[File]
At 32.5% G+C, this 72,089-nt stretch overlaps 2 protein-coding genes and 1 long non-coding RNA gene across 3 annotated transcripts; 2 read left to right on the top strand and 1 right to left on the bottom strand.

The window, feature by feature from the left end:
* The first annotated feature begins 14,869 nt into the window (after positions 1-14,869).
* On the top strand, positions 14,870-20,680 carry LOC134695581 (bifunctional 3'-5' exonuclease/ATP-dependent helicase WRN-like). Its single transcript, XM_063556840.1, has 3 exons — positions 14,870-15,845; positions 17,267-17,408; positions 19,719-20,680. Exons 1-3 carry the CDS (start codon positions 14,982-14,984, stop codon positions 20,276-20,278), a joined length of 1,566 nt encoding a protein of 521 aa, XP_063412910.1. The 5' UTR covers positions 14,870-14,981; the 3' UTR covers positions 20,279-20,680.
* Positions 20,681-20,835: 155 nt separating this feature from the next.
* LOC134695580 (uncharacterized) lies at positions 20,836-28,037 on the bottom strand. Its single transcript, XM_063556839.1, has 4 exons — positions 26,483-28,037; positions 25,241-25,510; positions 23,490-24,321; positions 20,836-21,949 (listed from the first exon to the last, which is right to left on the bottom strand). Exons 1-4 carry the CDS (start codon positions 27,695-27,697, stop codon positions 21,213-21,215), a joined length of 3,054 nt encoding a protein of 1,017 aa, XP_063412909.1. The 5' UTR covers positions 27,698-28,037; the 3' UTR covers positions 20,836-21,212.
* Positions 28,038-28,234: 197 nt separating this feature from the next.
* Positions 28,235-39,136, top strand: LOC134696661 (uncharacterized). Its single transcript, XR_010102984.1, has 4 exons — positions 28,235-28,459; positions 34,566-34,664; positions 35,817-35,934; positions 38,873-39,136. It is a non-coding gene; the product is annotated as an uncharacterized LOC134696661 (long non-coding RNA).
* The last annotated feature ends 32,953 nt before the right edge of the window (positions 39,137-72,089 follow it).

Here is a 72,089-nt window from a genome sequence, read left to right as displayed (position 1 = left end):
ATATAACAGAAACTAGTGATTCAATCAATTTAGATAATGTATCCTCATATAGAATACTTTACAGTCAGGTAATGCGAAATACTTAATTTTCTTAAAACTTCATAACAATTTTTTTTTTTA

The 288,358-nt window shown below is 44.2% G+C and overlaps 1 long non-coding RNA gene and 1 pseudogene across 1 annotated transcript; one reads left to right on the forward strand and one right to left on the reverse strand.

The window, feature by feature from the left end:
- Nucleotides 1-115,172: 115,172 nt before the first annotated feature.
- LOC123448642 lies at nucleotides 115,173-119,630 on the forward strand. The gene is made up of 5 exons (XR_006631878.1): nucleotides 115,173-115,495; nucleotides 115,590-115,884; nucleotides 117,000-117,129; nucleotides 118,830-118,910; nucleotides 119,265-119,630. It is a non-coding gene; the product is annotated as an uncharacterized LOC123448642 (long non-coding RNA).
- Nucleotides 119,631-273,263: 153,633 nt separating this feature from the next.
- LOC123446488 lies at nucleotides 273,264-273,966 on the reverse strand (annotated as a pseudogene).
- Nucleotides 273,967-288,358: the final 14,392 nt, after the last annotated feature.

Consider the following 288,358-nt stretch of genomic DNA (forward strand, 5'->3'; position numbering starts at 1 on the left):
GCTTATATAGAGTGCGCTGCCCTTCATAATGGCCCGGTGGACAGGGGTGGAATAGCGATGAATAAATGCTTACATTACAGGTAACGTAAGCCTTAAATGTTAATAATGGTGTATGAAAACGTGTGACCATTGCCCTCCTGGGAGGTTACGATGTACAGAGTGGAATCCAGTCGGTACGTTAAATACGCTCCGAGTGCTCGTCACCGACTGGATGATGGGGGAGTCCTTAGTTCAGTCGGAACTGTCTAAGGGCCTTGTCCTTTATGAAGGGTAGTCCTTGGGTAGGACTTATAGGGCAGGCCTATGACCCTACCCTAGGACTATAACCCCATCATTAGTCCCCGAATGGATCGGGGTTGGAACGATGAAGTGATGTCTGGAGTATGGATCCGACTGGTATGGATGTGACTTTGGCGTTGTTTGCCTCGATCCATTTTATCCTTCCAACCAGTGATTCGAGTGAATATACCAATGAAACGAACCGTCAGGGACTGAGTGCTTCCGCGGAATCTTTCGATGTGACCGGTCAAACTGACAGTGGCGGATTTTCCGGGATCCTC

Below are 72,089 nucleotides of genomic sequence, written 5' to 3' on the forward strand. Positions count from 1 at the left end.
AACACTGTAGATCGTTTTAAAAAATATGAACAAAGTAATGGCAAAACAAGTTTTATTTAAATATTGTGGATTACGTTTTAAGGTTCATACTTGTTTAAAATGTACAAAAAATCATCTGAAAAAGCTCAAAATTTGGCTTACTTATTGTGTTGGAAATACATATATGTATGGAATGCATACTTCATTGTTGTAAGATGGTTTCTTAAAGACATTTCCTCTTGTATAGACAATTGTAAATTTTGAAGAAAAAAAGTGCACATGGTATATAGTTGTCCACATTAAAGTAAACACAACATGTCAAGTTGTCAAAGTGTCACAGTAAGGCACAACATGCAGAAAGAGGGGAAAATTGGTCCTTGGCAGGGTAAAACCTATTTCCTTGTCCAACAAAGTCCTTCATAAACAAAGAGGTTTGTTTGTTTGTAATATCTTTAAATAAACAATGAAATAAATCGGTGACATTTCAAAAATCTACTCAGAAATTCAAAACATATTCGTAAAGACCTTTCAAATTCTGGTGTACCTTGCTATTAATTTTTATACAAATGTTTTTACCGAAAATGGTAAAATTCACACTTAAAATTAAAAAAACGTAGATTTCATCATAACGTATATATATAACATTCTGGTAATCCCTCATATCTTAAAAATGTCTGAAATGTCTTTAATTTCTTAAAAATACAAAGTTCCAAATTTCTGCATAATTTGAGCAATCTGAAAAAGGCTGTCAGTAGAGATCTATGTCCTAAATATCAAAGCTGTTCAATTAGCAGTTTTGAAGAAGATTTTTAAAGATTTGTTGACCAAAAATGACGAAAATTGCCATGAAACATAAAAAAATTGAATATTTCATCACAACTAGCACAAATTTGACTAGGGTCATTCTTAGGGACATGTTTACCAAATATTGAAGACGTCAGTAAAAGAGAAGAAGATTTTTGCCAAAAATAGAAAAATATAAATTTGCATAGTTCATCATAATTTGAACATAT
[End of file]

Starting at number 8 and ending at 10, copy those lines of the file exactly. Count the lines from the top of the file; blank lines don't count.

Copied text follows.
* Positions 28,235-39,136, top strand: LOC134696661 (uncharacterized). Its single transcript, XR_010102984.1, has 4 exons — positions 28,235-28,459; positions 34,566-34,664; positions 35,817-35,934; positions 38,873-39,136. It is a non-coding gene; the product is annotated as an uncharacterized LOC134696661 (long non-coding RNA).
* The last annotated feature ends 32,953 nt before the right edge of the window (positions 39,137-72,089 follow it).

Here is a 72,089-nt window from a genome sequence, read left to right as displayed (position 1 = left end):